Substitute for posn-match in processing lists with floats

Hi,
since I’m using mapcar with posn-match in lambda mode (see screenshot) to handle lists, I would like to know what should I use, instead of posn-match, in order to process lists with floats. In fact, if the list is not rounded to integers is not accepted (the message is Error while evaluating the box MAPCAR : Function nthcdr expected a non-negative integer, got 0.0.). So, what is the most appropriate function to handle lists with floats? Thanks for your attention.
Best,
Francesco Vitale screenshot.pdf (58.8 KB)

Dear Francesco,
you cannot use floats for positions. It has nothing to do with mapcar.
posn-match second input takes positions. And these should be integers not floats.
You cannot have an 1.333 nth elemt in a list.
Maybe you should clarify what you want to do, before usinf these. i.e mabe you have some data (i am guessing), which gives floats, and you want to use them as positions in a list. If it is so, you chouls consider your algorithm.

Best
K

Hi Francesco, (whoops Karim was faster as always ! :slight_smile:

This seems normal, the nthcdr is somewhere inside posn-match, whose arguments are :

  1. a list to pick up elements from
  2. a list of indexes or positions in the first list (starting with 0 as first position, 1 as second etc.)

Posn-match is nothing but a glorified nth, that can take a list of positions instead of only one position.
So it’s normal that it doesn’t accept floats, there are no such things as float positions.
what is the 2.3th element in (5 2 6 432 12)?
You need to round it either below — (floor 2.3) => 2th gives 6 —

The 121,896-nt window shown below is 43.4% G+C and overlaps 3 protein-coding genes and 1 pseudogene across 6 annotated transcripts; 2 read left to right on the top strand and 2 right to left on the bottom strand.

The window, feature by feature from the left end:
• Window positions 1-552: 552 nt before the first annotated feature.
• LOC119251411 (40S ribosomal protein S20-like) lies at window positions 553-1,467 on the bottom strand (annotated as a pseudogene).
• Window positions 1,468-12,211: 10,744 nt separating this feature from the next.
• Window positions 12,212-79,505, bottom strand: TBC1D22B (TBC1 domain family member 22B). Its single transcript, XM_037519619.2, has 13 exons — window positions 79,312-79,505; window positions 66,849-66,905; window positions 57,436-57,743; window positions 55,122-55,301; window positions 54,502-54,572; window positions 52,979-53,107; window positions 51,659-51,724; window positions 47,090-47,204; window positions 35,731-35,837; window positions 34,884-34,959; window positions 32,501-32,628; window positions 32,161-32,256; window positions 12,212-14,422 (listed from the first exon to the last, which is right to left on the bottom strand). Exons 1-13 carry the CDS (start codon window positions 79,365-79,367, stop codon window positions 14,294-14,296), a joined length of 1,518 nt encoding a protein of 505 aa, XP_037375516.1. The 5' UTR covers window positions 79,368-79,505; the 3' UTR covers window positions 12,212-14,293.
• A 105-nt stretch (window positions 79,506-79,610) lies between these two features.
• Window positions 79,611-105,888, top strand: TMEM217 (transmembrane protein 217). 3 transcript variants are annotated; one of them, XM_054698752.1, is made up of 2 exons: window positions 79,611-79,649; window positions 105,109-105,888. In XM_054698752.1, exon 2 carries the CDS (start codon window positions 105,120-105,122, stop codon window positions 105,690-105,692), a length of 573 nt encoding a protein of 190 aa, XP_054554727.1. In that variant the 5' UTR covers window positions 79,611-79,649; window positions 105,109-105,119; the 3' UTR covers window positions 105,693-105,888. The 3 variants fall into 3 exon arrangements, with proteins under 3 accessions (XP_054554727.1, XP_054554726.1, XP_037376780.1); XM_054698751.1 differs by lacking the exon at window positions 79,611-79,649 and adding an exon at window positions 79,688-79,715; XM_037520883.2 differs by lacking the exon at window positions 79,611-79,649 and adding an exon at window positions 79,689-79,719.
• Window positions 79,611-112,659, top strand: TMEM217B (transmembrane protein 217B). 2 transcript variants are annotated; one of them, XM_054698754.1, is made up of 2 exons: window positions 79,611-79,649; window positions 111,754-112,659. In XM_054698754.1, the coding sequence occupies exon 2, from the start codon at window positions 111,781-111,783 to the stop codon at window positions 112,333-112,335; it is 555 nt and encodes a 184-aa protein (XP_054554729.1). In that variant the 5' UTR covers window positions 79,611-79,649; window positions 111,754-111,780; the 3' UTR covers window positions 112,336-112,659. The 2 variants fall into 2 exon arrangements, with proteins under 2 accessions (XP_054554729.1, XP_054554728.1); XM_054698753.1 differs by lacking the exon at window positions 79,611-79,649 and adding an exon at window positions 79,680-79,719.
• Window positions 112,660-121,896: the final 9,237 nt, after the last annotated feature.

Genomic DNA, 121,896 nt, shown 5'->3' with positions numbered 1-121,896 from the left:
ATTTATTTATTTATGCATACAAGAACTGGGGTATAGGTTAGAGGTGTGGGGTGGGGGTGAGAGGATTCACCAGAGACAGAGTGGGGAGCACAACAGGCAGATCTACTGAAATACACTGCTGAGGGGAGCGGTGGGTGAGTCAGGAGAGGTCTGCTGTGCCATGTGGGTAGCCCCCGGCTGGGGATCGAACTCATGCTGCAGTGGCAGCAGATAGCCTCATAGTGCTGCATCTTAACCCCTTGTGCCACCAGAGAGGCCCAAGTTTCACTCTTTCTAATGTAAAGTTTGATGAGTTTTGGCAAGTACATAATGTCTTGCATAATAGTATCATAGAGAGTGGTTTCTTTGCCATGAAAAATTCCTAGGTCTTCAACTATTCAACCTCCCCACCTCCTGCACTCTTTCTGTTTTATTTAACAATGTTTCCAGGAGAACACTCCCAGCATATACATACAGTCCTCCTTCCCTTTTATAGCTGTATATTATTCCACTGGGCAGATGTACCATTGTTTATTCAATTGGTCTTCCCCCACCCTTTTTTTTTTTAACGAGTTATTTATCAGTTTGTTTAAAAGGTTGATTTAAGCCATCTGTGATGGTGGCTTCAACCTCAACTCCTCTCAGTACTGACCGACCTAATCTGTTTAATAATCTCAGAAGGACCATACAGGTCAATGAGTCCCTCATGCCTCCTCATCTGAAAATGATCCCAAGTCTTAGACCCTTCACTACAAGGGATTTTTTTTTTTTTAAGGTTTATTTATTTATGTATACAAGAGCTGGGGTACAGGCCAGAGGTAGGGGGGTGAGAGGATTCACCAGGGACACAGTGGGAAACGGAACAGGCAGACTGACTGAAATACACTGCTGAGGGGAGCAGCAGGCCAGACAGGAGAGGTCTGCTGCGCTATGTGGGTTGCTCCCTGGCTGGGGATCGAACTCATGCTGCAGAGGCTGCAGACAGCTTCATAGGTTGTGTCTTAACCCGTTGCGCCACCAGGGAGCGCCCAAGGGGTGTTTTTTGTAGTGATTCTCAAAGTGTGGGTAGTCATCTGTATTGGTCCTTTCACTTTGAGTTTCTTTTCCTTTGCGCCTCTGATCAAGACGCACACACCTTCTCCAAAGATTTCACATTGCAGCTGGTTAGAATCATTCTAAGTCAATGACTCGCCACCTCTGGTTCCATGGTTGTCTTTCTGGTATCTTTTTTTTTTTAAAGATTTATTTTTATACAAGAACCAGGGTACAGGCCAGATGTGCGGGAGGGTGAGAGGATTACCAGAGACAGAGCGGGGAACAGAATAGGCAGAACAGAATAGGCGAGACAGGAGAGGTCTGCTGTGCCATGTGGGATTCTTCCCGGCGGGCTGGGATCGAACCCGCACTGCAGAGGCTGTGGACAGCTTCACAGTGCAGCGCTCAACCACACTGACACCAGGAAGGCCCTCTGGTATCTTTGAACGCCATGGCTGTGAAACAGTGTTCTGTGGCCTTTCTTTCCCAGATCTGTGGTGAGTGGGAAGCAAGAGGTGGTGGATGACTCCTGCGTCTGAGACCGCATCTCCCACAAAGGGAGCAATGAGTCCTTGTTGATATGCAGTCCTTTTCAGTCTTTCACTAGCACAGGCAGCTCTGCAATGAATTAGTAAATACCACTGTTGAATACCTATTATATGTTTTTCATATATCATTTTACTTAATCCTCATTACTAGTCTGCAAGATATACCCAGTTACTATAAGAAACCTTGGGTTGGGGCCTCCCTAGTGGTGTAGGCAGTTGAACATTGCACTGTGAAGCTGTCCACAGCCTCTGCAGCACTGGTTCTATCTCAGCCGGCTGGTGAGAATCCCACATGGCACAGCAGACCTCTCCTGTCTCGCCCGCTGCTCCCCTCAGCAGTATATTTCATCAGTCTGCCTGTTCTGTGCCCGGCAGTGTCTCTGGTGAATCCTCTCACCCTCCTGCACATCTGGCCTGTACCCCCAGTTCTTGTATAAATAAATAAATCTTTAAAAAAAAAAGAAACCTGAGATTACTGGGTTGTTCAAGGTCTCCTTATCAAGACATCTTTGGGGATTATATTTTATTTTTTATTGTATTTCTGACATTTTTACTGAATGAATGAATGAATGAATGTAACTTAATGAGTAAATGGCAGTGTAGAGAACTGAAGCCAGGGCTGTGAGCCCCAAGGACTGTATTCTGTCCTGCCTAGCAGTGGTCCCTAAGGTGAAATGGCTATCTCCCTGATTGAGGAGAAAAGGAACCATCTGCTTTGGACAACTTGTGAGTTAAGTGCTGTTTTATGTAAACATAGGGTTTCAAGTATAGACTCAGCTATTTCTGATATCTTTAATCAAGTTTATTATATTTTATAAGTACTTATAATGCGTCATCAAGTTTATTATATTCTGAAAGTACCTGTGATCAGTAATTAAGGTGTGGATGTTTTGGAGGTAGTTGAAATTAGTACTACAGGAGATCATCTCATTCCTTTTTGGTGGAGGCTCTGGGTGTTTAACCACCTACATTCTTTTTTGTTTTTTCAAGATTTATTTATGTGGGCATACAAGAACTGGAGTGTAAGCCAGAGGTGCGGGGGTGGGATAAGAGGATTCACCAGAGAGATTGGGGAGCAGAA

or above — (ceiling 2.3) => 3th gives 432 — again counting from 0

If you actually want to get something “in between” two elements in the first list — if they are numbers of course and not arbitrary symbols — you need a very different function, with some kind of interpolation inside.

Hope it makes sense !
Best,

Julien

Hi all,
thanks for having clarified for me the posn-match role once for all: I obviously didn’t recall that it was an enhanced nth. I erroneously assumed that the position in “posn” was coordinate-wise! Since I’m working with two lists of y coordinates, as Julien has remarked, I’d need to use a very different function as lambda: something that works as posn-match but where the position is a real number coordinate. Do you have in mind something that could do this job? Thanks again.
Francesco Vitale

Dear Karim,
here’s what I was trying to do (see the attached patch): is there some suitable alternative to posn-match in order to use coordinate positions and avoid the rounding to integers? Thanks for your attention.
Best,
Francesco
mapcar manipulation of bpf coordinates.omp (102.3 KB)

Hi Francesco. Not too sure what you mean by coordinate system here, but perhaps #'x-transfer or #'y-transfer come close? They accept a bpf and a number (float), and returns the interpolated value looked up from the bpf.

Dear Anders,
thank you for your prompt reply. I don’t know if y-transfer could do this job, but maybe you know something to do with this function that still I’m missing out… As you can see from the patch I attached in my last message what I’m trying to do is to construct a new list of y values by picking elements in the list of the y values of a bpf at positions defined by the y coordinate positions of another bpf.
Best,
Francesco

… to construct a new list of y values by picking elements in the list of the y values of a bpf at positions defined by the y coordinate positions of another bpf…

If i’m not misunderstanding completely, mapping #'x-transfer through these y-values will do just that. Check the attached screenshot. (If this is still wrong, perhaps try to explain in even simpler terms). Anders.
Skjermbilde%20fra%202019-06-28%2014-32-31

Dear Anders,
you’ve understood perfectly: that’s the solution (I cannot thank you enough for this tip)! I was having some problems because I used the y-transfer function instead of the x-transfer, as you suggested in your example. We can proudly apply the “solved” tag now to this post.
All the best,
Francesco Vitale